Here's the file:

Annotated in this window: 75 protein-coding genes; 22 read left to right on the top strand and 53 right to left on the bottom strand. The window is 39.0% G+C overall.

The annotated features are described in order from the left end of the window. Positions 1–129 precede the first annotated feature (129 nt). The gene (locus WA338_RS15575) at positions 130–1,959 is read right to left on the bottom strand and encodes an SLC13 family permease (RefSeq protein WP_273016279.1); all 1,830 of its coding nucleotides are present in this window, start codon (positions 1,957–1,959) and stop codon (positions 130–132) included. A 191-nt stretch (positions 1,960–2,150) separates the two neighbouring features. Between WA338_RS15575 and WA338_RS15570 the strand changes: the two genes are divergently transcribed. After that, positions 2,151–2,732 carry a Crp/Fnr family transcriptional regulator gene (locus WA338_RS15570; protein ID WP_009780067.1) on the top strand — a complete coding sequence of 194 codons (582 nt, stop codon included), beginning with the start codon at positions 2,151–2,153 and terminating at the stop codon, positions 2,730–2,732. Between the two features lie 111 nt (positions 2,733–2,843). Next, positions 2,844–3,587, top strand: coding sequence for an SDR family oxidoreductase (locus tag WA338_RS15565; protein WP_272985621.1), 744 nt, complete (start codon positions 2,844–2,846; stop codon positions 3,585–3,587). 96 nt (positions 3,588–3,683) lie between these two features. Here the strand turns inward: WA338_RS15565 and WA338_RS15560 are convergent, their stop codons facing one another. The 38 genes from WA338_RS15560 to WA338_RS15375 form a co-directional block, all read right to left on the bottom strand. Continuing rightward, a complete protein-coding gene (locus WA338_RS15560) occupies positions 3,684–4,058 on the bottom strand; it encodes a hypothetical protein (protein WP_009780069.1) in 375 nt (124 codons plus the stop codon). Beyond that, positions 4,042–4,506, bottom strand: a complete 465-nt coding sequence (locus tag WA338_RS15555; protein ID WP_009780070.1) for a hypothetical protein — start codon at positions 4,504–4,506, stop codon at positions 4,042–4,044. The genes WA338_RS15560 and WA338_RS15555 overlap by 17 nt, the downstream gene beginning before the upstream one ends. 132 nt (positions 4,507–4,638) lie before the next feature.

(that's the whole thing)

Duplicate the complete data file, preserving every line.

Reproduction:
Annotated in this window: 75 protein-coding genes; 22 read left to right on the top strand and 53 right to left on the bottom strand. The window is 39.0% G+C overall.

The annotated features are described in order from the left end of the window. Positions 1–129 precede the first annotated feature (129 nt). The gene (locus WA338_RS15575) at positions 130–1,959 is read right to left on the bottom strand and encodes an SLC13 family permease (RefSeq protein WP_273016279.1); all 1,830 of its coding nucleotides are present in this window, start codon (positions 1,957–1,959) and stop codon (positions 130–132) included. A 191-nt stretch (positions 1,960–2,150) separates the two neighbouring features. Between WA338_RS15575 and WA338_RS15570 the strand changes: the two genes are divergently transcribed. After that, positions 2,151–2,732 carry a Crp/Fnr family transcriptional regulator gene (locus WA338_RS15570; protein ID WP_009780067.1) on the top strand — a complete coding sequence of 194 codons (582 nt, stop codon included), beginning with the start codon at positions 2,151–2,153 and terminating at the stop codon, positions 2,730–2,732. Between the two features lie 111 nt (positions 2,733–2,843). Next, positions 2,844–3,587, top strand: coding sequence for an SDR family oxidoreductase (locus tag WA338_RS15565; protein WP_272985621.1), 744 nt, complete (start codon positions 2,844–2,846; stop codon positions 3,585–3,587). 96 nt (positions 3,588–3,683) lie between these two features. Here the strand turns inward: WA338_RS15565 and WA338_RS15560 are convergent, their stop codons facing one another. The 38 genes from WA338_RS15560 to WA338_RS15375 form a co-directional block, all read right to left on the bottom strand. Continuing rightward, a complete protein-coding gene (locus WA338_RS15560) occupies positions 3,684–4,058 on the bottom strand; it encodes a hypothetical protein (protein WP_009780069.1) in 375 nt (124 codons plus the stop codon). Beyond that, positions 4,042–4,506, bottom strand: a complete 465-nt coding sequence (locus tag WA338_RS15555; protein ID WP_009780070.1) for a hypothetical protein — start codon at positions 4,504–4,506, stop codon at positions 4,042–4,044. The genes WA338_RS15560 and WA338_RS15555 overlap by 17 nt, the downstream gene beginning before the upstream one ends. 132 nt (positions 4,507–4,638) lie before the next feature.